He follows all that with a section that can best be described as ethos. He talks about his cricketing experience and the leadership that is required of a team captain. He narrates the battle he had, building a cancer hospital in Pakistan. He speaks about how he refused to compromise his principles for self-advancement, and so on. It’s all good stuff, but the mistake here is that his ethos is following his argument, whereas it must precede it, because ethos should be an underpinning to provide the platform on which the argument stands. You could justifiably claim that Imran Khan has such a high public profile that he doesn’t need ethos to give his arguments credibility, but that is not an argument for putting ethos in the wrong place: it’s an argument for leaving it out.

So this is an overview of the layout of his speech.

  1. Preamble – principally Thankings, and with some slightly sentimental references to his sons being in the audience. Just over one and a quarter minutes of it.
  2. His definitions of Leadership
  3. His ethos.

I would either lose the ethos completely on the grounds of redundancy as argued above or I would slip little illustrative anecdotes into the three elements that define leadership.

And I would put the thankings somewhere else.

But where? Ay there’s the rub! Thankings are often overwhelmingly appropriate and we have to find somewhere for them. On the other hand bald openings are so powerful, that it is a terrible pity when your opening is forced to follow something else. If, for example, there is a formal greeting – “Your Royal Highnesses, my Lord Mayor, Ladies and Gentlemen…” then there is no way out. But thankings can be inserted towards the end…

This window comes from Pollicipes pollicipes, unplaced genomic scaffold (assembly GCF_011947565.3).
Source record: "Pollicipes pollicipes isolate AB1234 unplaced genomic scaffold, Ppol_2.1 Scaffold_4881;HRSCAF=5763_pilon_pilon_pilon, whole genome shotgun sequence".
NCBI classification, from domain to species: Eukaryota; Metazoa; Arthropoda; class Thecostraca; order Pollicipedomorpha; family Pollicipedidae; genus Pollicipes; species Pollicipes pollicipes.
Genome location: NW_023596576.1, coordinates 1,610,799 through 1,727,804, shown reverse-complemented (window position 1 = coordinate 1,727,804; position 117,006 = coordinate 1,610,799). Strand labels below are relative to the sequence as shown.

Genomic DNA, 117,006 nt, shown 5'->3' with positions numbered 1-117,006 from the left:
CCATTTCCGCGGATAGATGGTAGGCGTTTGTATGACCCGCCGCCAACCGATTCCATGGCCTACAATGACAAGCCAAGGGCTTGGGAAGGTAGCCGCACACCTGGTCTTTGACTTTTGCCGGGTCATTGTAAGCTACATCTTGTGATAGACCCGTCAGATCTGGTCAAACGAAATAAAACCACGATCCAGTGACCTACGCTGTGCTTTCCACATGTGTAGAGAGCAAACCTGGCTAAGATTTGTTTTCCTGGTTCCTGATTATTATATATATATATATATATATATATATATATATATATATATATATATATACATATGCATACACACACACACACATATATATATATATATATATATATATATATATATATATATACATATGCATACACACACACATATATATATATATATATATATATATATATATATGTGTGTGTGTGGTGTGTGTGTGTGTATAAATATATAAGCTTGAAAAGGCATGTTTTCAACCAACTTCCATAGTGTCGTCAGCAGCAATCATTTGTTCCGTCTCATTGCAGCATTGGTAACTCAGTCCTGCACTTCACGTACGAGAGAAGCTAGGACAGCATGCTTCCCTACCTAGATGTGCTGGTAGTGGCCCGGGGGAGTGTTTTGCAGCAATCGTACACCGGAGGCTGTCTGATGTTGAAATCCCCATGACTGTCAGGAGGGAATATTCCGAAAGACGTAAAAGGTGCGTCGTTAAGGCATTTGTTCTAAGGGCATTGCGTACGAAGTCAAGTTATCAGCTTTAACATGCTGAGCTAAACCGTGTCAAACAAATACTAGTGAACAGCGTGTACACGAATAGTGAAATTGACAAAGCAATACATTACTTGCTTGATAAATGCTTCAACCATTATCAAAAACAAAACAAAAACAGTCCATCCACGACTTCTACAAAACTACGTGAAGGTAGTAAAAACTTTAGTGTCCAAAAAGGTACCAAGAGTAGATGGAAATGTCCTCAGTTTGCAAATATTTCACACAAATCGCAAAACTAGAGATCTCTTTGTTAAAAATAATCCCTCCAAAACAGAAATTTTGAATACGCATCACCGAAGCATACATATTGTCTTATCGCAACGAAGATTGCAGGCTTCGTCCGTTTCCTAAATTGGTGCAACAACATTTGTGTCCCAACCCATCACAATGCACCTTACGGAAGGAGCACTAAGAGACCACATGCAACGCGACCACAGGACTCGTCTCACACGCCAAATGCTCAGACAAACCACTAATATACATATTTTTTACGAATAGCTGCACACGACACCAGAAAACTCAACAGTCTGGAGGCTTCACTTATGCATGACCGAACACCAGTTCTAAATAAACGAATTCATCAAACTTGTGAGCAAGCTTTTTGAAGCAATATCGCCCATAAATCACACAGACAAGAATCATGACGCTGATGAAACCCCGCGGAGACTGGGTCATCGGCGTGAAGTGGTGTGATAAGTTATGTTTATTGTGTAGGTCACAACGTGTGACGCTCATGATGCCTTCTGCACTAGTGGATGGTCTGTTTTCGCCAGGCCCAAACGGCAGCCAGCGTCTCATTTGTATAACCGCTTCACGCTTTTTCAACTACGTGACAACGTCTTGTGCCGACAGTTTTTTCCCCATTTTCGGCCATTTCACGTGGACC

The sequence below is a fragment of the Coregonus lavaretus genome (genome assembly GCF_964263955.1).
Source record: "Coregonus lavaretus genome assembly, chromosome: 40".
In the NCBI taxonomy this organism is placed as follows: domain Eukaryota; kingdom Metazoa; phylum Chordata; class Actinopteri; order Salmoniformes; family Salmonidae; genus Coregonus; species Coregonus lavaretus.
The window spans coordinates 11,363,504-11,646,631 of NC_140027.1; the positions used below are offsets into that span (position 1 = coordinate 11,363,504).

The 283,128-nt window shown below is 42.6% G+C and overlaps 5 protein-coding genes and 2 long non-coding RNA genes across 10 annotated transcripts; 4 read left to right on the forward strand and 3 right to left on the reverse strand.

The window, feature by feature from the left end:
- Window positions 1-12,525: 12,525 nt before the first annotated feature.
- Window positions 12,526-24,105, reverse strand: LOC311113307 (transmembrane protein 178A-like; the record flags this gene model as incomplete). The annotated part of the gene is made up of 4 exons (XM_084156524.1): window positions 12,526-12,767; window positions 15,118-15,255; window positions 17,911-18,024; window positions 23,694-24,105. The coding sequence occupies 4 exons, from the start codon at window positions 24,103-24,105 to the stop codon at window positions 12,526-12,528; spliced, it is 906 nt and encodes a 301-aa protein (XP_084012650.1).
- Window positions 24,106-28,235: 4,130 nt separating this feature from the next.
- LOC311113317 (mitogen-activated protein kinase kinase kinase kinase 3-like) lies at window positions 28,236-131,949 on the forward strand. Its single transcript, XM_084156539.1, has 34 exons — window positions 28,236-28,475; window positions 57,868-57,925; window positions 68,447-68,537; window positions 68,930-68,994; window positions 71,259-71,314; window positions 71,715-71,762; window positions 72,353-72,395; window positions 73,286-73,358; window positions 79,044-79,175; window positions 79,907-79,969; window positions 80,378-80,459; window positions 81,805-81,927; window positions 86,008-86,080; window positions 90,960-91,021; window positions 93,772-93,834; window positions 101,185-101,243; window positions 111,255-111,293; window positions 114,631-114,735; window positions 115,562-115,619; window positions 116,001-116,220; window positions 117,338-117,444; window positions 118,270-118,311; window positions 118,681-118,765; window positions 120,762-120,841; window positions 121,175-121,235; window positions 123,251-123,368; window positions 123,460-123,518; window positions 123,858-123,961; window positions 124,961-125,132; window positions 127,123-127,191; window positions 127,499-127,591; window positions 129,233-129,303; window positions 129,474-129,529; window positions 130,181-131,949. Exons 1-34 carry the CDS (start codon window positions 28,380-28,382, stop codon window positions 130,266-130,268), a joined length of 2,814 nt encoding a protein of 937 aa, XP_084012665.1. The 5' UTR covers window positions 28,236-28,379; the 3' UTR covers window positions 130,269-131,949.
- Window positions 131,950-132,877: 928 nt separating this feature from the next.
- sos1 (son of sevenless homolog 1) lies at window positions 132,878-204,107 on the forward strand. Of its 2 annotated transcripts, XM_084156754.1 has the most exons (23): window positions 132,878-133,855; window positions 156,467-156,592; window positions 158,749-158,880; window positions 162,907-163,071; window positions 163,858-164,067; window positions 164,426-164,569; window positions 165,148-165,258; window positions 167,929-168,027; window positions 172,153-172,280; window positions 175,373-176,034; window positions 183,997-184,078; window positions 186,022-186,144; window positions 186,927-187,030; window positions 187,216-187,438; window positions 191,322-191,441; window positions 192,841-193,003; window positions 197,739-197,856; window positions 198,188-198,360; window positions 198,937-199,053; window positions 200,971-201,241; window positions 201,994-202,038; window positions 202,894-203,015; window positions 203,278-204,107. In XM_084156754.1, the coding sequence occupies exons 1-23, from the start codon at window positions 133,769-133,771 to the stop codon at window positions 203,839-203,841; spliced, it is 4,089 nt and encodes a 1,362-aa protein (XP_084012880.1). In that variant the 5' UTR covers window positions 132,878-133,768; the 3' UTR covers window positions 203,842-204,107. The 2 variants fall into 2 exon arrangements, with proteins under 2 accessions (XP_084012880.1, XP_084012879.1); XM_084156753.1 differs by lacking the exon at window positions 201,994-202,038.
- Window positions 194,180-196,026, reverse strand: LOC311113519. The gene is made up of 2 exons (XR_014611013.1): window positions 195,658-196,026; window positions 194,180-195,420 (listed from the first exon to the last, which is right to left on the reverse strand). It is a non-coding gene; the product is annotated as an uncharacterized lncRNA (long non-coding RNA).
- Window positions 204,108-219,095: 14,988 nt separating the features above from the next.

“Finally, I’d like to say how much I appreciate having been given the chance to come here today. Your committee has been wonderfully welcoming… etc.”

Since this speech was delivered, he had that dreadful accident during his political campaign when he fell from a hoist. As I write, that was just over a month ago and he is now out of hospital. I wish him a speedy and complete recovery. 

Benazir Bhutto speaks her own epitaph

In August 2007, four months before she was assassinated in Rawalpindi, Benazir Bhutto appeared at the Council on Foreign Relations in New York. The event was billed as ‘a conversation with…’. She was introduced by Richard N. Haass, president of the Council; she spoke for around 11 minutes; and then she joined Haass at a table where the conversation was conducted both with him and with the audience.